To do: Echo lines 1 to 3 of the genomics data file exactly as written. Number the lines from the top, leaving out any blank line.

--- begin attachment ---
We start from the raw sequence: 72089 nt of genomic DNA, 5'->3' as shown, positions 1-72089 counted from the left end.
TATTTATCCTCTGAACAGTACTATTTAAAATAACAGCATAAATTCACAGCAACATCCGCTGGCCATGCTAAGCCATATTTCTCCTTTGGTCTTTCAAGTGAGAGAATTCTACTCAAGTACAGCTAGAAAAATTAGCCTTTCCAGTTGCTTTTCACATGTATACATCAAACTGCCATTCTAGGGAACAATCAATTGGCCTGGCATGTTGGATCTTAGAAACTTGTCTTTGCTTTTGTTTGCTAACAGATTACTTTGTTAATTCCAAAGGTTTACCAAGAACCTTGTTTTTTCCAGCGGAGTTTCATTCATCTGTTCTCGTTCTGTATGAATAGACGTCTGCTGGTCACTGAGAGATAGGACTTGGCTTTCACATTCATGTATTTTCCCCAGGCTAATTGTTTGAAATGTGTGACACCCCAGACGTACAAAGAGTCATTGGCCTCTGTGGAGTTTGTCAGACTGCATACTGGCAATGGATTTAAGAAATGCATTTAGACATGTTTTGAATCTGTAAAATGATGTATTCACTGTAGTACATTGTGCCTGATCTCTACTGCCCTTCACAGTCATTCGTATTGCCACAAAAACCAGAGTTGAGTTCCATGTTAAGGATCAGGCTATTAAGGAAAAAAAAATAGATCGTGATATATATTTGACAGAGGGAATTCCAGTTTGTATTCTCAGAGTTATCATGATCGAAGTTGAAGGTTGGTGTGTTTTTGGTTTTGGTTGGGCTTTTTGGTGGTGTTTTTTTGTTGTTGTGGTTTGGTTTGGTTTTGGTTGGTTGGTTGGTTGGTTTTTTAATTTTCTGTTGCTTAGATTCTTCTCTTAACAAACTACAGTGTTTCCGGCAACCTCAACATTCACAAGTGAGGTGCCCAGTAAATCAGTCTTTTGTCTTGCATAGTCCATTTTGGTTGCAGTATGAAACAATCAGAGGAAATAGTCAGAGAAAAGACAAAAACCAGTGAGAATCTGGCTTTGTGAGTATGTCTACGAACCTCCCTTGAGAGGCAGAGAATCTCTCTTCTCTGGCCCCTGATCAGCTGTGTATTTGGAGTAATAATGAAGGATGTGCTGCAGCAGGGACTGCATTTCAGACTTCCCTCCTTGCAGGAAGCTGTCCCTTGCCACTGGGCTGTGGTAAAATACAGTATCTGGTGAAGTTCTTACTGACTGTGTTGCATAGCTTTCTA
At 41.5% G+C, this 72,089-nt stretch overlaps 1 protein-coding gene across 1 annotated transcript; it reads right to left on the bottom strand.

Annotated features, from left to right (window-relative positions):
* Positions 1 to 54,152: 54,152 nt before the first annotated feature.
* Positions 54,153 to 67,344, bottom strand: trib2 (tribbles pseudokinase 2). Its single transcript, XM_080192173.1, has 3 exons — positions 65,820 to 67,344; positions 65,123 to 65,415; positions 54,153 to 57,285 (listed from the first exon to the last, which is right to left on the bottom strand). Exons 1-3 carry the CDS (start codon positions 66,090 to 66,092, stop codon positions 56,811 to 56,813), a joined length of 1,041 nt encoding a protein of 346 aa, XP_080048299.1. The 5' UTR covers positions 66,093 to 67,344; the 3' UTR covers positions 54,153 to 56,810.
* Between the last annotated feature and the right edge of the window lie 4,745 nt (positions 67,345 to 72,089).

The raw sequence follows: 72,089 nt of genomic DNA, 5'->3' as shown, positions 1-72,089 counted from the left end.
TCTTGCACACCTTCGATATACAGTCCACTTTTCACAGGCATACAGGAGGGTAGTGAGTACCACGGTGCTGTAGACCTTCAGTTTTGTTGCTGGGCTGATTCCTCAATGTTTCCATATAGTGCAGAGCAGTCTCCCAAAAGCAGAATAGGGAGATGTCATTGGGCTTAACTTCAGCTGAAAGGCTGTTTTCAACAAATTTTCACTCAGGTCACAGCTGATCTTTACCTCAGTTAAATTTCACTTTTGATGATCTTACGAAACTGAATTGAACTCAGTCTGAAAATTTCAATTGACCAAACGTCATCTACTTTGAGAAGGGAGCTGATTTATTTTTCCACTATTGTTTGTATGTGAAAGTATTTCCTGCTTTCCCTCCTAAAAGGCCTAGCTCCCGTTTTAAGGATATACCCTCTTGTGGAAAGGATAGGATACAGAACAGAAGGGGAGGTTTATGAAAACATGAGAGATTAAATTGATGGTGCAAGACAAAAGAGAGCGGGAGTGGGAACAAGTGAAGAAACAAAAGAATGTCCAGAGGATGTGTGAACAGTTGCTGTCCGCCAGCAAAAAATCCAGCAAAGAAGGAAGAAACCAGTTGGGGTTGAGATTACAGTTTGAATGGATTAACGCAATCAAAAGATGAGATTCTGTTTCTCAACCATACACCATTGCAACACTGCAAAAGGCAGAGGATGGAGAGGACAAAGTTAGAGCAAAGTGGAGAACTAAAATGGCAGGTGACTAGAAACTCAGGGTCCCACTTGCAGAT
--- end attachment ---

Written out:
We start from the raw sequence: 72089 nt of genomic DNA, 5'->3' as shown, positions 1-72089 counted from the left end.
TATTTATCCTCTGAACAGTACTATTTAAAATAACAGCATAAATTCACAGCAACATCCGCTGGCCATGCTAAGCCATATTTCTCCTTTGGTCTTTCAAGTGAGAGAATTCTACTCAAGTACAGCTAGAAAAATTAGCCTTTCCAGTTGCTTTTCACATGTATACATCAAACTGCCATTCTAGGGAACAATCAATTGGCCTGGCATGTTGGATCTTAGAAACTTGTCTTTGCTTTTGTTTGCTAACAGATTACTTTGTTAATTCCAAAGGTTTACCAAGAACCTTGTTTTTTCCAGCGGAGTTTCATTCATCTGTTCTCGTTCTGTATGAATAGACGTCTGCTGGTCACTGAGAGATAGGACTTGGCTTTCACATTCATGTATTTTCCCCAGGCTAATTGTTTGAAATGTGTGACACCCCAGACGTACAAAGAGTCATTGGCCTCTGTGGAGTTTGTCAGACTGCATACTGGCAATGGATTTAAGAAATGCATTTAGACATGTTTTGAATCTGTAAAATGATGTATTCACTGTAGTACATTGTGCCTGATCTCTACTGCCCTTCACAGTCATTCGTATTGCCACAAAAACCAGAGTTGAGTTCCATGTTAAGGATCAGGCTATTAAGGAAAAAAAAATAGATCGTGATATATATTTGACAGAGGGAATTCCAGTTTGTATTCTCAGAGTTATCATGATCGAAGTTGAAGGTTGGTGTGTTTTTGGTTTTGGTTGGGCTTTTTGGTGGTGTTTTTTTGTTGTTGTGGTTTGGTTTGGTTTTGGTTGGTTGGTTGGTTGGTTTTTTAATTTTCTGTTGCTTAGATTCTTCTCTTAACAAACTACAGTGTTTCCGGCAACCTCAACATTCACAAGTGAGGTGCCCAGTAAATCAGTCTTTTGTCTTGCATAGTCCATTTTGGTTGCAGTATGAAACAATCAGAGGAAATAGTCAGAGAAAAGACAAAAACCAGTGAGAATCTGGCTTTGTGAGTATGTCTACGAACCTCCCTTGAGAGGCAGAGAATCTCTCTTCTCTGGCCCCTGATCAGCTGTGTATTTGGAGTAATAATGAAGGATGTGCTGCAGCAGGGACTGCATTTCAGACTTCCCTCCTTGCAGGAAGCTGTCCCTTGCCACTGGGCTGTGGTAAAATACAGTATCTGGTGAAGTTCTTACTGACTGTGTTGCATAGCTTTCTA
At 41.5% G+C, this 72,089-nt stretch overlaps 1 protein-coding gene across 1 annotated transcript; it reads right to left on the bottom strand.